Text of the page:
What is Business Process Management (BPM)?

Business Process Management (or BPM) can simply be thought of as a system which automates business processes. Typically, a BPM system has a graphical interface which allows you to model your business processes visually so that a business analyst or other non-programmer can easily understand them and verify that they indeed reflect the reality of your business.


Business Process Management is often a fundamental building block of many business functions. BPM solutions primarily assist business analysts in modeling and optimizing the processes of their organization. These processes are often long-lived, lasting days or weeks from initiation to completion. While they may at times be fully automated, in many cases manual intervention from a business stakeholder is required.

The ultimate goal of a BPM solution is to improve the functioning of a human-centric business process. As an example, an employee onboarding process affecting multiple systems such as HR, payroll and building security could be managed by a BPM. Another example could be a low-volume, high-value e-commerce process where manual intervention is often required to approve the completion of a transaction. The strength of a BPM solution lies in its ability to orchestrate between different systems, people and processes to improve the overall function of human-centric business activities. BPM solutions focus on process definition, execution and monitoring. In this context, BPM solutions are generally optimized for long running business processes that include manual processing steps.


Business Process Management

We often get the question: Should this integration problem be solved using an integration solution (like Mule as an ESB) or a BPM solution? There is no unique or simple answer to that question, because it depends on the use case. But in every enterprise there is definitely a place for integration solutions and a place for BPM and they can and should leverage each other. At a high level, an ESB and BPM are separate but interdependent. In other words, ESBs solve the problem of complex system integration (usually stateless, short-lived transactions), while BPM solves the problem of modeling and orchestrating business processes, integrating people and systems (usually stateful, long-running transactions).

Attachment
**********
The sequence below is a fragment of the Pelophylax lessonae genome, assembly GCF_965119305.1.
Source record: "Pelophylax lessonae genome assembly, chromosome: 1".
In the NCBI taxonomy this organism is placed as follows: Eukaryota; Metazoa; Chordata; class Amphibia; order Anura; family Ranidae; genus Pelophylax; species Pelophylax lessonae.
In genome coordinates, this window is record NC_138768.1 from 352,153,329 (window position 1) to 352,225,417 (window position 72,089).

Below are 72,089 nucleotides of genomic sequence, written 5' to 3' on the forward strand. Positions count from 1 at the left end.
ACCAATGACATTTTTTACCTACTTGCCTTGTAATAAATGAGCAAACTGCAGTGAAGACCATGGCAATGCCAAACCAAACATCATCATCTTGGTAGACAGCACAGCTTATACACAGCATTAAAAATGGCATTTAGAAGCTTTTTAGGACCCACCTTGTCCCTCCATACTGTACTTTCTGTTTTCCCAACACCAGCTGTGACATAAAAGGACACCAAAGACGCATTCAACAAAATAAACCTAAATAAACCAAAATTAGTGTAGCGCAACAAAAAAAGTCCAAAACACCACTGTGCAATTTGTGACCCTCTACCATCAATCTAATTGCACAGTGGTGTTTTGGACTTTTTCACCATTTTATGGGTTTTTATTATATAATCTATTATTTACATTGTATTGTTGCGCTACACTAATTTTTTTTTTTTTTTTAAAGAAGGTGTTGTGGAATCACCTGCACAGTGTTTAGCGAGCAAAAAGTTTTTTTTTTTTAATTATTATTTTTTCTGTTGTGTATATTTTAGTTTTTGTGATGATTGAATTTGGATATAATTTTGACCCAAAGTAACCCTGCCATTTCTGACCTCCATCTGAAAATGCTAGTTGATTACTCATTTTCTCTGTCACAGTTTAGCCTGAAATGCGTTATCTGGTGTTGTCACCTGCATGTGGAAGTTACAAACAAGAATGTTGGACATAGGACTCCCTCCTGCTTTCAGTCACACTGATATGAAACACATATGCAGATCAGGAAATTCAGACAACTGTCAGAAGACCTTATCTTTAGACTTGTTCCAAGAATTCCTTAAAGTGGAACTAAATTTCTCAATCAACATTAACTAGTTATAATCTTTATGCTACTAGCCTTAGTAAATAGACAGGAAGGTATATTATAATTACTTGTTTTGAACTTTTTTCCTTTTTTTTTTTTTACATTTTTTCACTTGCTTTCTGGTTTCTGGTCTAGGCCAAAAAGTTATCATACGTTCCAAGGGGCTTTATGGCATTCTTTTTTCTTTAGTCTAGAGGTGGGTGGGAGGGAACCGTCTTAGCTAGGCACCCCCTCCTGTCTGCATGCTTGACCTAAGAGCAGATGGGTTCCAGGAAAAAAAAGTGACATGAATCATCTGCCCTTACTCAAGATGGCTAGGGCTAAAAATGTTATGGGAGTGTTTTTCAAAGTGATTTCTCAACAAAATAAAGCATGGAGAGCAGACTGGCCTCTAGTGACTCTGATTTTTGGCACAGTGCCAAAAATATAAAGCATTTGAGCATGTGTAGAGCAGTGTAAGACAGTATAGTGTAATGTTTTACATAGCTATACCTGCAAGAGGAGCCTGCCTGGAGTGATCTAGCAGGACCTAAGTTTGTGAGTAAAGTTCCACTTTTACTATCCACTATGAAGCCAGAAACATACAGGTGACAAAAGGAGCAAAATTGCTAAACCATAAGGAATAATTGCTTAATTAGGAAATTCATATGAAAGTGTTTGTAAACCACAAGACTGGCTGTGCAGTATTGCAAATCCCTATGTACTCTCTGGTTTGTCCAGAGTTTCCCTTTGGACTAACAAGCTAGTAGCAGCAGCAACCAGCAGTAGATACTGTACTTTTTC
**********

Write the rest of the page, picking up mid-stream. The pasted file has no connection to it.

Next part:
It all comes back to the principles behind SOA. Think of SOA as a 3 layer architecture, the lowest being “service-enablement” or exposing existing systems as services, the middle being “service orchestration” allowing to create and compose coarse-grained “business services”, and the highest being “process orchestration” to create business processes.

Normally an ESB is assigned to the middle layer — orchestrating low-level services into larger service units, which will be exposed to the business for use in processes — and BPMs in the top layer. Mule not only provides value on the middle layer, but it is also a container for components and services, providing “service-enablement” therefore adding value on the bottom layer as well. The question you have to ask yourself is not when to use one or the other, but rather why or how to make them work together. In other words, to be successful with business processes you first need to have all your systems and apps exposed as services, which you can do with Anypoint Platform. However, the other way around is an important use case too. Many of our customers are using Mule as an ESB to expose a process as a service or to kick off a process instance.

How an integration solution can complement BPM

An Enterprise Service Bus (ESB) is optimized for high volume, low latency, system-to-system ‘real-time’ communication in timeframes spanning fractions of a second to a few minutes. When compared to BPM, an ESB will provide superior performance under high load or high performance requirements and architectural flexibility as a result of the breadth of its system connectivity options.

ESB architectures, like Mule as an ESB, are flexible and scalable due to their ability to support many communication transports and data transformation formats. These ‘–ilities’ become increasingly important traits as systems grow and become more complex over time.